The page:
Rush to judgment
This is an archived article that was published on sltrib.com in 2012, and information in the article may be outdated. It is provided only for personal research purposes and may not be reprinted.

The question criminal defense attorneys are most frequently asked is, "How can you defend that guy?" The answer is that our judicial system is not perfect. There is frequently a rush to judgment, police and prosecutors do not always play by the rules, and innocent people are sent to prison.

The pressure to hold someone accountable when a terrible crime has been committed often corrupts the process. The rush to judgment is nothing new. In the 1940 novel, The Ox-Bow Incident, by Walter Van Tilberg Clark, cattle rustling riles a Nevada town and everyone wants to catch the thieves. Three people are caught. The posse, led by the mayor, does not want the rustlers to escape through the courts, so the three men are hanged without a trial. Riding back into town, the posse meets the sheriff, who tells them they had hanged innocent men.

Today, the media fans the flames of indignation in the court of public opinion. The sexual abuse allegation against French politician Dominique Strauss-Kahn should be a vivid reminder of how dangerous the rush to judgment can be. In that case, the hotel housekeeper who accused Strauss-Kahn of sexual assault lied about being a rape victim in Guinea on her asylum application and was recorded talking to an imprisoned friend about exploiting Strauss-Kahn's wealth. The case collapsed, but not before Strauss-Kahn was convicted and condemned by the morally outraged public.

In 1986, an English scientist used DNA to help exonerate a man accused of raping and killing two teenage girls. Since then, DNA testing has helped to exonerate 280 people wrongly convicted in the United States. DNA evidence has helped to expose horrible flaws in our judicial system, including misconduct by police and prosecutors and egregious mistakes by witnesses and forensic scientists.

An analysis of the first 250 exonerations found that 76 percent of wrongly convicted prisoners were misidentified by witnesses and half the cases involved pseudoscience or flawed forensic evidence. The testimony of a jailhouse informant was key to the wrongful convictions in 21 percent of the cases.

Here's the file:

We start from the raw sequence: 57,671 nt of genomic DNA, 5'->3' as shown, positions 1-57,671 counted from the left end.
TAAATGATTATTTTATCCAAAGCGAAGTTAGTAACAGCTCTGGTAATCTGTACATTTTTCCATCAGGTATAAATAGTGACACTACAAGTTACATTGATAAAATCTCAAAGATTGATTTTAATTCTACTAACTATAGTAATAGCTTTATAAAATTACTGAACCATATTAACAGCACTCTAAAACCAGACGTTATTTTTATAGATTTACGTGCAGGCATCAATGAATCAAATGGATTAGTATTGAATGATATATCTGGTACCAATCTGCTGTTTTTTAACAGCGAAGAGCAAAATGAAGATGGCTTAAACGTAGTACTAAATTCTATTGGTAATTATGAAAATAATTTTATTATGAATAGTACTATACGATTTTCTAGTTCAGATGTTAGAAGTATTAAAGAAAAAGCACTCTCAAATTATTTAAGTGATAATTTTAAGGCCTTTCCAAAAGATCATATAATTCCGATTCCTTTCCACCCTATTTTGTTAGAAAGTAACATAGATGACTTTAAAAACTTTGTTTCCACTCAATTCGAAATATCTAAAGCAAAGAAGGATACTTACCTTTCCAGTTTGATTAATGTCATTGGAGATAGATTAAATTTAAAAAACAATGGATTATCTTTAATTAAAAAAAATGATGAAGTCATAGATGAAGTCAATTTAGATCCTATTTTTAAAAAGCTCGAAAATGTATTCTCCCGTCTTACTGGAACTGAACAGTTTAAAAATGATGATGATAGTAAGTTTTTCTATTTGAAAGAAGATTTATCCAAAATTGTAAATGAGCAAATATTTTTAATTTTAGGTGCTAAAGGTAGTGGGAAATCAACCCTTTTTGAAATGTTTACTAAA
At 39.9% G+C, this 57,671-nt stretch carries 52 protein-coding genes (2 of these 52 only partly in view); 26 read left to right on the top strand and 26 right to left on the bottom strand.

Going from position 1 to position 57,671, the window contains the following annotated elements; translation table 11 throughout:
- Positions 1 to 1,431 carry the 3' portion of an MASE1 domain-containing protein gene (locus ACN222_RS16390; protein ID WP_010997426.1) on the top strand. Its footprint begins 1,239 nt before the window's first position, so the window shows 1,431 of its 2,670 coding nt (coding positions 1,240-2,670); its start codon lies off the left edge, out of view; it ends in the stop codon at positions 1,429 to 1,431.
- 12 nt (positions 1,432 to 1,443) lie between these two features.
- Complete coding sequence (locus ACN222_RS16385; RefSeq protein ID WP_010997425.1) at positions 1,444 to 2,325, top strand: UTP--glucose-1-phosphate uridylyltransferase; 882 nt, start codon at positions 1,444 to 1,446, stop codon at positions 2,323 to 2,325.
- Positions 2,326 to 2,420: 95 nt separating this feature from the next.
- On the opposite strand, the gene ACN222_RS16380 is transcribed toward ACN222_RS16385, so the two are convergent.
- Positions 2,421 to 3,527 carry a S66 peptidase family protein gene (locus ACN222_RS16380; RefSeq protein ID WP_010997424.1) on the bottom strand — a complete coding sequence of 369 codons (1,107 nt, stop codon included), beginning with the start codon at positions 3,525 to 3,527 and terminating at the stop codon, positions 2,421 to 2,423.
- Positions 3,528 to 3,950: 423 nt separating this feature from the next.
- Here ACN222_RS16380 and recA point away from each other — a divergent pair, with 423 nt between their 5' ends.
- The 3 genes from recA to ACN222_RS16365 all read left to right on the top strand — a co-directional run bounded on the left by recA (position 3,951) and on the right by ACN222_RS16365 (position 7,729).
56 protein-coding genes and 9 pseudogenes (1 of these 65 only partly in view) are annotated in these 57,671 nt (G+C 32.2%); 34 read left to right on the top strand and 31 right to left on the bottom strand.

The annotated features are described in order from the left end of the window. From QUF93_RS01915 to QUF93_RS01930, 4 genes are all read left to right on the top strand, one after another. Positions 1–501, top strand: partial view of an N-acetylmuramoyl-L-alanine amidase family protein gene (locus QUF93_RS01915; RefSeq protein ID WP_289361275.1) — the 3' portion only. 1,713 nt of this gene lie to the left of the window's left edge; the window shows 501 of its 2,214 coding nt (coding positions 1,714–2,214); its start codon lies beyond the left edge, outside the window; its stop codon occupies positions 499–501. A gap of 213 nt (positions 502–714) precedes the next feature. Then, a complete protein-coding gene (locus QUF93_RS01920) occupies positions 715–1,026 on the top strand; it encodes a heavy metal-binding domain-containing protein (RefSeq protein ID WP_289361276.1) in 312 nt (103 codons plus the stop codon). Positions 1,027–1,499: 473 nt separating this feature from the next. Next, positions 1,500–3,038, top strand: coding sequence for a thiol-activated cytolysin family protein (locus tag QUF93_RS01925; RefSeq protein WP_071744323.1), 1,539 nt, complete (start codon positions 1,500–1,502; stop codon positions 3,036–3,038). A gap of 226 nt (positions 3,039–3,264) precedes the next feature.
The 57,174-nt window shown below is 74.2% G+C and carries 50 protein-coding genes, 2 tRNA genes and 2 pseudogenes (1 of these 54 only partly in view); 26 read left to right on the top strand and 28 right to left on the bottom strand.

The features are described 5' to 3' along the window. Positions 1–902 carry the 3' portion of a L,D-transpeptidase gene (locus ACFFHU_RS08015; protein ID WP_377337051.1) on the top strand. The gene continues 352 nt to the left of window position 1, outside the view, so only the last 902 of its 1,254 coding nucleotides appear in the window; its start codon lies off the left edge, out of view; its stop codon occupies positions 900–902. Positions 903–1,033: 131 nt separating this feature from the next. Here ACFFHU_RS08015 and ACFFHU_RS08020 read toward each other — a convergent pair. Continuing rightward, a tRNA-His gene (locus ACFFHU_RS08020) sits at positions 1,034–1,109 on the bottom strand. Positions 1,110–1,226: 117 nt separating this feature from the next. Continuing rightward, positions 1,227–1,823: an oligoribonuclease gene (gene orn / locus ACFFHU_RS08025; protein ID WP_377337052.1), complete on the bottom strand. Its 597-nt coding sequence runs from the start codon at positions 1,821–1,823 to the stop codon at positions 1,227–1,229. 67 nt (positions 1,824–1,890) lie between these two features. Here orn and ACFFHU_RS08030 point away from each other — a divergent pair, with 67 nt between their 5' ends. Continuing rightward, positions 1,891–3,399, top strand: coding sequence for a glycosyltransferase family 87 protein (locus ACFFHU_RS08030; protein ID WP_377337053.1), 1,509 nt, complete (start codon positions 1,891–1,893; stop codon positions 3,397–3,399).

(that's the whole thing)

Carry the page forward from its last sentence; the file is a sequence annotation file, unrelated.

Finally, and perhaps hardest to understand, is that 16 percent confessed to crimes they did not commit. In virtually all of the confession cases, the interrogation lasted many hours and even days. The police like to point to details in the confession that only the perpetrator would know. The obvious explanation is that the police, intentionally or accidentally, fed the details to the accused.

Police and prosecutors become locked into convicting a particular defendant. Although they want to convict the bad guys, they also want to win for the sake of winning. Withholding exculpatory evidence from defendants is not uncommon in the competitive enterprise of convicting bad guys.

In the prosecution of Alaska Sen. Ted Stevens, a court-appointed investigator found that the prosecution was "permeated by the systematic concealment of significant exculpatory evidence." Stevens lost his re-election bid in 2008. The government was later forced to set aside his conviction because the prosecutors had ignored their constitutional duty to disclose favorable evidence.

It may be inconvenient for the lynch mob to await a jury's judgment, but that is the mechanism we have in place to avoid sending an innocent person to prison or even to his death.

Sensational crimes make headlines. Thoughtful citizens should remember that a person is presumed innocent in this country until a jury has weighed the evidence in a court of law.

Walter F. Bugden Jr. is a criminal defense attorney in Salt Lake City and a partner in the law firm of Bugden and Isaacson, LLC.